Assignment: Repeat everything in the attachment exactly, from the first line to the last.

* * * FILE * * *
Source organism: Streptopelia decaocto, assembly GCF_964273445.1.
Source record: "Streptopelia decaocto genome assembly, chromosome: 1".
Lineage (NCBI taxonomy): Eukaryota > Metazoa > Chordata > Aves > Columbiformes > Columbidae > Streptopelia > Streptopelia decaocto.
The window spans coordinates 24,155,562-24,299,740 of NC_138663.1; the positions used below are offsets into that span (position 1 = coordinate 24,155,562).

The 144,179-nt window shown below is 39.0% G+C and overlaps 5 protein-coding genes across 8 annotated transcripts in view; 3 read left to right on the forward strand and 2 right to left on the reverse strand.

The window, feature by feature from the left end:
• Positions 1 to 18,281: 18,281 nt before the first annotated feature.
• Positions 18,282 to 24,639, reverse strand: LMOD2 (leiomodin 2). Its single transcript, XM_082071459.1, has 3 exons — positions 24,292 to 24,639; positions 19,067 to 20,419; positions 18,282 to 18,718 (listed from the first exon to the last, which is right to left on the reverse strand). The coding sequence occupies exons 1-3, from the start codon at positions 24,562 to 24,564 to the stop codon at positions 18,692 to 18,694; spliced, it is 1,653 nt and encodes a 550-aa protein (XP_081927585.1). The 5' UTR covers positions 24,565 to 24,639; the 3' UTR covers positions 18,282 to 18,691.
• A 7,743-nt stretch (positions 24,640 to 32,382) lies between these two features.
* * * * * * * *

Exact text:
Source organism: Streptopelia decaocto, assembly GCF_964273445.1.
Source record: "Streptopelia decaocto genome assembly, chromosome: 1".
Lineage (NCBI taxonomy): Eukaryota > Metazoa > Chordata > Aves > Columbiformes > Columbidae > Streptopelia > Streptopelia decaocto.
The window spans coordinates 24,155,562-24,299,740 of NC_138663.1; the positions used below are offsets into that span (position 1 = coordinate 24,155,562).

The 144,179-nt window shown below is 39.0% G+C and overlaps 5 protein-coding genes across 8 annotated transcripts in view; 3 read left to right on the forward strand and 2 right to left on the reverse strand.

The window, feature by feature from the left end:
• Positions 1 to 18,281: 18,281 nt before the first annotated feature.
• Positions 18,282 to 24,639, reverse strand: LMOD2 (leiomodin 2). Its single transcript, XM_082071459.1, has 3 exons — positions 24,292 to 24,639; positions 19,067 to 20,419; positions 18,282 to 18,718 (listed from the first exon to the last, which is right to left on the reverse strand). The coding sequence occupies exons 1-3, from the start codon at positions 24,562 to 24,564 to the stop codon at positions 18,692 to 18,694; spliced, it is 1,653 nt and encodes a 550-aa protein (XP_081927585.1). The 5' UTR covers positions 24,565 to 24,639; the 3' UTR covers positions 18,282 to 18,691.
• A 7,743-nt stretch (positions 24,640 to 32,382) lies between these two features.